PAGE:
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Author Topic: Just some notes  (Read 3194 times)

Offline angryScientist

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Just some notes
« on: April 18, 2010, 05:50:50 AM »
Yes, I might be able to help you a little. I'm not a professor or anything but I do know a little bit.

Reactance (X) is analogous to resistance but only shows up when the voltage is changing.

Capacitors and inductors have opposite signed reactance. That is, when putting a voltage to a coil it will resist the flow of current and has a positive reactance, however putting that same voltage to a capacitor a current will immediately flow to fill the plate with electrons and we can say the capacitor has a negative reactance.

Also, with regard to the frequency, capacitors and inductors behave oppositely. Capacitors have very little problem passing current of high frequency but at low frequency the plates would fill with electrons and the flow would cease as the plates would reach capacity rather briefly. Inductors have a smaller reactance to lower frequencies on account the greater time for the voltage to push it's way though the coil and really get some current flowing.

Since capacitive reactance decreases with frequency, X=1/ωC (? = radians per sec. = 2*pi*f), and inductive reactance increases with frequency, X=ωL, in a LC circuit there will be one resonant frequency where they are equal. Since they are of opposite sign their reactances will cancel each other out and all you would see is the resistance.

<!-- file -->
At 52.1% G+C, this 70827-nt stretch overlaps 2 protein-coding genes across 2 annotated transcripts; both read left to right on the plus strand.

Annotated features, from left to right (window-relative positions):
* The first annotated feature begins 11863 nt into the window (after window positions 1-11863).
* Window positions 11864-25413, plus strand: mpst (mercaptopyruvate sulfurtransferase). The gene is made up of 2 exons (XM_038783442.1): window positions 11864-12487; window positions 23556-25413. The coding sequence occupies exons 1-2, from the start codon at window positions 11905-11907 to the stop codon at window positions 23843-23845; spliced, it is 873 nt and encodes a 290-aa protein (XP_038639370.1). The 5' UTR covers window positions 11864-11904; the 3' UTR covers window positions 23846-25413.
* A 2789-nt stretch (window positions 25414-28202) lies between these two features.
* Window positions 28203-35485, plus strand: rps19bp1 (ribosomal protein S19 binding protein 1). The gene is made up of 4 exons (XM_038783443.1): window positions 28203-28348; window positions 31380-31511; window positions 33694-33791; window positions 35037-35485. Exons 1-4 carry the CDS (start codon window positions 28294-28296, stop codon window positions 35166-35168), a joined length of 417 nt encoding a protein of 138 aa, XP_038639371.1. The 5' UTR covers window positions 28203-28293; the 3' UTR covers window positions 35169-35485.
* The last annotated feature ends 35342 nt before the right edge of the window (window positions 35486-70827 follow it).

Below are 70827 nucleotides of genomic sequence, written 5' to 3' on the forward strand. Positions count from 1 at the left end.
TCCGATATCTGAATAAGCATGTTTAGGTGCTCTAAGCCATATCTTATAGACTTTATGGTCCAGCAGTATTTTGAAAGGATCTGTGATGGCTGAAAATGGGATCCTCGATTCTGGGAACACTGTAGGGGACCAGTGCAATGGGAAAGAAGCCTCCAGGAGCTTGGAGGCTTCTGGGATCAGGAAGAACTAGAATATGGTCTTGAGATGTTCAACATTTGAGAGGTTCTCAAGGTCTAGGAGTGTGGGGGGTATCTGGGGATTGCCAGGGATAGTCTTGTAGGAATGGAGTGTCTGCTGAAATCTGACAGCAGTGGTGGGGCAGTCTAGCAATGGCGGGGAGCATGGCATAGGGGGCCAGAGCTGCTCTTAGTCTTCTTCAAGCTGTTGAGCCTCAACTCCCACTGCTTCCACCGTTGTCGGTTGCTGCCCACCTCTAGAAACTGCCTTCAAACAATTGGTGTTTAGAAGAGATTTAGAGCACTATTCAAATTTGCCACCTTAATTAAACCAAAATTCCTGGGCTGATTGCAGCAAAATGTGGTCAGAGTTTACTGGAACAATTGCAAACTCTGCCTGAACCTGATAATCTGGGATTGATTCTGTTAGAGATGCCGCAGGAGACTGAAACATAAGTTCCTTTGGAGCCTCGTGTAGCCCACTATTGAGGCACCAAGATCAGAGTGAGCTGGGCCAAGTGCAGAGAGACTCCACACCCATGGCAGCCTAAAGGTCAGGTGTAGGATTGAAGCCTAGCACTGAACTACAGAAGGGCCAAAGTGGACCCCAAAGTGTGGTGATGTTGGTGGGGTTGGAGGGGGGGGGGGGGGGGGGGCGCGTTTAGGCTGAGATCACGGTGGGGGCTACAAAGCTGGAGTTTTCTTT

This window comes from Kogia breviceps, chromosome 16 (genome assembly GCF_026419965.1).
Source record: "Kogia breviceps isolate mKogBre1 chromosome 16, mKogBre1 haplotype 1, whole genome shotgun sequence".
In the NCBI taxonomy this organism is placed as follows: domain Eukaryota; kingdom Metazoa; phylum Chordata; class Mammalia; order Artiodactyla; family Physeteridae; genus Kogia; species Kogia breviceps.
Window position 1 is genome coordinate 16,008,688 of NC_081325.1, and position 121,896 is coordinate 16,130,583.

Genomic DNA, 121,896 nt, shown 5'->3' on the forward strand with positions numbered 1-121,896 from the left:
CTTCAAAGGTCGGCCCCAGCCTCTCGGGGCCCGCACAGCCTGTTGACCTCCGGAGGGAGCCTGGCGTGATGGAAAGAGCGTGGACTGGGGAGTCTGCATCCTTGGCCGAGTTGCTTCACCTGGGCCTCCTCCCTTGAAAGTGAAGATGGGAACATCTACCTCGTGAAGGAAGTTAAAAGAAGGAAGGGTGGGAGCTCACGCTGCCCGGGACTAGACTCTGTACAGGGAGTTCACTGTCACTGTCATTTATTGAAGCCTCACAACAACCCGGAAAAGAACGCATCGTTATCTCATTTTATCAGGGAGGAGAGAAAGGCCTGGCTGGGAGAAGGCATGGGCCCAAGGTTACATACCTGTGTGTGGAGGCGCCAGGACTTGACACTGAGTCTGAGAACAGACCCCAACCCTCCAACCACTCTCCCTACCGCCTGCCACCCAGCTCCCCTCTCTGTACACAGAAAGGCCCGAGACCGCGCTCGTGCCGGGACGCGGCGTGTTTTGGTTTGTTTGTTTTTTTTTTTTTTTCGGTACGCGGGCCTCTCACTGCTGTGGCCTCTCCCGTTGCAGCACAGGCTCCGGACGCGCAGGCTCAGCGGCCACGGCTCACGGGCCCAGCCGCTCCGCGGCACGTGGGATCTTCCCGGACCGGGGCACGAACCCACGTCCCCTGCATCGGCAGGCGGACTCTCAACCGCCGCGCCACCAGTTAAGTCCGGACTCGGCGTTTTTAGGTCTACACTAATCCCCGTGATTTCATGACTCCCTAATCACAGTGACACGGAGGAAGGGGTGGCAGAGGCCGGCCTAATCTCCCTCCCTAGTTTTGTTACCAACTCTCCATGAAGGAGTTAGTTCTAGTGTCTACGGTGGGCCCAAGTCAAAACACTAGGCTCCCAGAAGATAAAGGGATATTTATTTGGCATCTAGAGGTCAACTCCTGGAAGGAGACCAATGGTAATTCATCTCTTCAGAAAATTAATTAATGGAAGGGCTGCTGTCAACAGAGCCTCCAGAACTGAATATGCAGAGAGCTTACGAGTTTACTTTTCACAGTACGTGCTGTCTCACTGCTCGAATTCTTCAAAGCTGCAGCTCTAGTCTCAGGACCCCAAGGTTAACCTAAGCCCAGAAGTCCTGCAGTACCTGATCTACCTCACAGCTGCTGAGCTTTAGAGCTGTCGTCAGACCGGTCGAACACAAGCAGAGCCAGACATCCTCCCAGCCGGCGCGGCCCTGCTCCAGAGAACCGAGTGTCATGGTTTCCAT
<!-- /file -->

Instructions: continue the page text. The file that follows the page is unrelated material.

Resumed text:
Note; You have probably heard the word "impedance". Impedance(Z) = Resistance(R) + Reactance(X). Impedance is the total of the resistance to current flow for that circuit. Again, resistance happens anytime, even with DC. Reactance happens only with AC. Impedance is the combination of the two.

This is where Q comes in. Generally the "Quality" of capacitors are rather large and can be ignored as it's harder to make a high "Quality" inductor it is the limiting factor. So, Q=L/R. If the inductance (L) is large and the resistance (R) small the Q will be large.

Speaking of Q, besides resistance there is another thing that can decrease the Q and that is self capacitance. Self capacitance will short circuit your inductive reactance. Instead of the signal having to push the whole way through the inductor and really build up some momentum, like an inductor should do, if the coil has any self capacitance the signal will immediately propagate through the coil, as much as the self capacitance will let it, and a small current will immediately show up on the other side of the inductor. That decreases how much the inductor looks like a good inductor, decreases the inductive reactance and kills the Q of the circuit.

I'm sure you know that a higher Q let's the circuit ring for longer. Like a high quality bell, when struck it rings for a long time. Unlike a bell made of lead giving a muffled "thud" when struck. Your car suspension is low Q by design, springs (capacitor), mass of car (inductor), shock absorbers (large resistor). Otherwise your car would still be bouncing from the first pothole you hit, not to mention all the others along the way, when you arrive at your destination.